I new here and I've got a problem with my son's 97 Thunderbird 4.6L Automatic w/OD. My son got the car real cheap for having a new engine and trans, knowing that it had a drivability problem. My son got it knowing that it stumbled and died at idle after it warmed up. Now my son lake in the brain dept. for when he told me about it he didn't tell the whole story, but he told me about the stumble. The first thing I thought off the top of my head was the IAC and sure enough after checking the codes I got a P1504 - IAC fault. After starting a pin point test I found that the IAC tested good, but it was froze open, so I changed the IAC. Well, my son help me, and when my back was turned he put it on and plugged it in. We took it for a drive and it ran like crap. So I started checking it the next day, and I found that the plug wasn't seated, so sure it wasn't working. After fixing that problem, boy it sure was hard, I started it and it ran pretty good, checked for codes and had none. I then took it for a drive and when it finally got to operating temp it started running like crap again, stumbling, missing and dying at idle. I got it home, cleared the codes, ran the KOEO test and the only code was P1000. I ran the KOER test and it threw P0505. I tested every ting in the pin point test and everything checked fine. I did notice that taking of the PCV hose at the TB, it picked up the idle and smoothed out quit considerably. I thought, that maybe the EGR was stuck open, but it checked OK. Really started thinking about the timing chain jumping a tooth, or the trans operation causing the problem. Well today, I fine out the original owner had this same problem and bought a new engine and transmission from Ford, figuring it would fix the problem, but it didn't so he got pissed and sold the car to my son. Well that shot down the ideas I had, real quick, so now I'm back to square one. Now, I have a question, and it may sound strange but I'm not that much of a FoMoCo mechanic, I'm a GM mechanic, so no wise cracks, please? My question, out side of what might I be missing, is this. I heard that I have to drive the car, or something like that, to make the computer relearn that it has a new IAC??? Is this correct, how long do I drive it, or is there another way that I'm supposed to reset the computer, or is this a bunch of bull?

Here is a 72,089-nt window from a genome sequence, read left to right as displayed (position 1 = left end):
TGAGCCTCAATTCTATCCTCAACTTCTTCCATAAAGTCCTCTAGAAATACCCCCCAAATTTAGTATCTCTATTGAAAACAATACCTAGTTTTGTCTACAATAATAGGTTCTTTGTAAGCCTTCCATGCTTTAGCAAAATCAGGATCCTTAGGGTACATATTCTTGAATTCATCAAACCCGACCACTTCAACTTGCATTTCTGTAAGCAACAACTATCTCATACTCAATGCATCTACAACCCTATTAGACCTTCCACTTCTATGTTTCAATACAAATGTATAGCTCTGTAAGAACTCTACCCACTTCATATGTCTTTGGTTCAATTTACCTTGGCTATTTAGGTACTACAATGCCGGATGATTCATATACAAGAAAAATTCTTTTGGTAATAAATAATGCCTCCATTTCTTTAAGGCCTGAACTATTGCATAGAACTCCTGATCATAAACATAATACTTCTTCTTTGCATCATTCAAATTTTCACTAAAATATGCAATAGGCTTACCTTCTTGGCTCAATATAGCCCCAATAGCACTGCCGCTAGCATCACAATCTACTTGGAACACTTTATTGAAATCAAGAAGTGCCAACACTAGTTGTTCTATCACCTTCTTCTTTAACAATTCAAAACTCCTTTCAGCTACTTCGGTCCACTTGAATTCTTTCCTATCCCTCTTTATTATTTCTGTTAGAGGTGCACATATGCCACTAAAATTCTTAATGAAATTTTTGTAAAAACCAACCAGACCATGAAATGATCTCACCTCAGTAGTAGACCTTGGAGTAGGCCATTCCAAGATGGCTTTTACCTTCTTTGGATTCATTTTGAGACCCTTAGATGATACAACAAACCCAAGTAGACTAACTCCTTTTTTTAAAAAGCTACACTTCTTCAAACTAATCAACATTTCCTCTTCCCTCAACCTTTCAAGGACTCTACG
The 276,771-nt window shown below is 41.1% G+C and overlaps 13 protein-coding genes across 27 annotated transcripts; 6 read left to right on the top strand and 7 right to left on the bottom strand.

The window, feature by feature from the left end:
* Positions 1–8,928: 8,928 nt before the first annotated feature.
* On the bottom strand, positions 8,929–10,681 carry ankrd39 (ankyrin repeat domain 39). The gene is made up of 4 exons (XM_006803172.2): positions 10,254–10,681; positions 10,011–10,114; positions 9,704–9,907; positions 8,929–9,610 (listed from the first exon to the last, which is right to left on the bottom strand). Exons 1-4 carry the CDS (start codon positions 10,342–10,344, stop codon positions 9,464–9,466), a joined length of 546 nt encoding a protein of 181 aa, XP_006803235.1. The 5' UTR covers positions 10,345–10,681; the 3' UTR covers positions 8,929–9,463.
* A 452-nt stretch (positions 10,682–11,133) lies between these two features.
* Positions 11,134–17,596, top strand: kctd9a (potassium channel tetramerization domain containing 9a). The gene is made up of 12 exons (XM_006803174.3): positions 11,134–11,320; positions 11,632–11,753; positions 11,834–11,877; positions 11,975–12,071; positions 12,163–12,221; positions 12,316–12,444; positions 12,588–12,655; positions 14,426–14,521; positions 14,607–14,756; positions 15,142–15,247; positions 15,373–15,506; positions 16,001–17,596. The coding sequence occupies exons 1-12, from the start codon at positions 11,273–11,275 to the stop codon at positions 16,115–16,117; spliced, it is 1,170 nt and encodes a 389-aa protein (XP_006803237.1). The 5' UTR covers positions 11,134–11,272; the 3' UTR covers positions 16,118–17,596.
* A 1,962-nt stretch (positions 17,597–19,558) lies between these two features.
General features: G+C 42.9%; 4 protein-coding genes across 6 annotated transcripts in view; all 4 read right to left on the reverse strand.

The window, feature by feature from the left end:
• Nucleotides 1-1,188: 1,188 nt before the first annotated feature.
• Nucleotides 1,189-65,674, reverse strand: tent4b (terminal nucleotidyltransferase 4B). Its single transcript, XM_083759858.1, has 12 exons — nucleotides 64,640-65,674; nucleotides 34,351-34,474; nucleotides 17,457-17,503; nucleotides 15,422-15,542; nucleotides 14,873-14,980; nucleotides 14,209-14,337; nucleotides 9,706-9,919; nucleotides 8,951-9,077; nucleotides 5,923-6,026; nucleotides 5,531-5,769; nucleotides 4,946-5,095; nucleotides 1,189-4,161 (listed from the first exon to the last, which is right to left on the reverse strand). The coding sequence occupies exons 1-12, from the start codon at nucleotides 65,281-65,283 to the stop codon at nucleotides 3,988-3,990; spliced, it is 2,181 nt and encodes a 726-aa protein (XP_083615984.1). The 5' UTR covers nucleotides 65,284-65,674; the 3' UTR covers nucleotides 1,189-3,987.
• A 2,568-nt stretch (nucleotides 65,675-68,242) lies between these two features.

First and foremost, I will not bust on you for GM, they do a fine job all on their own (case in point, dropping the Pontiac, but keeping the Buick). They've all built great autos and they've all built junk.
I'd check the idle vacuum, forget looking for leaks. It takes longer to find a leak than it does to check vacuum and change your hoses.
If vacuum is ok, I've got a link that walks you through idle maintenance and setup, it's for a 5.0, but it should work for the 4.6
Yes, I know what you mean about they build good, they build bad. Technology is the same, engineering is just different, that is what I meant. I'm just used to GM not Ford. Your case in point about the Pontiac and Buick is correct, I own a Pontiac. But you know, my Pontiac has a Buick engine in it! Thanks for the heads up, is there a certain spec on the idle vacuum?
Yeah, the 3.8L has always been a Buick engine, but when they dropped the Riv, I lost all interest.
I can't find the spec for the 4.6, but as a rule of thumb, below 14" I start changing hoses and bushings, above 16, I start backing down the base idle.
I am a backyard mechanic, so I'm sure that if those numbers ain't right, someone will be piping up shortly.
__________________ Chewing on asphalt and drinking dinosaur wine
Yeah, after an accident, a long time ago, I had to retire as a mechanic and just do it under a shade tree. Went into engineering. Anyway I keep dabbling in it just to keep up with it.
Talking about vacuum, you know, when I take off the PCV hose it idles up and smooth's out, that made me think blockage, but TPS might be out of range, you did give me some valuable info though.
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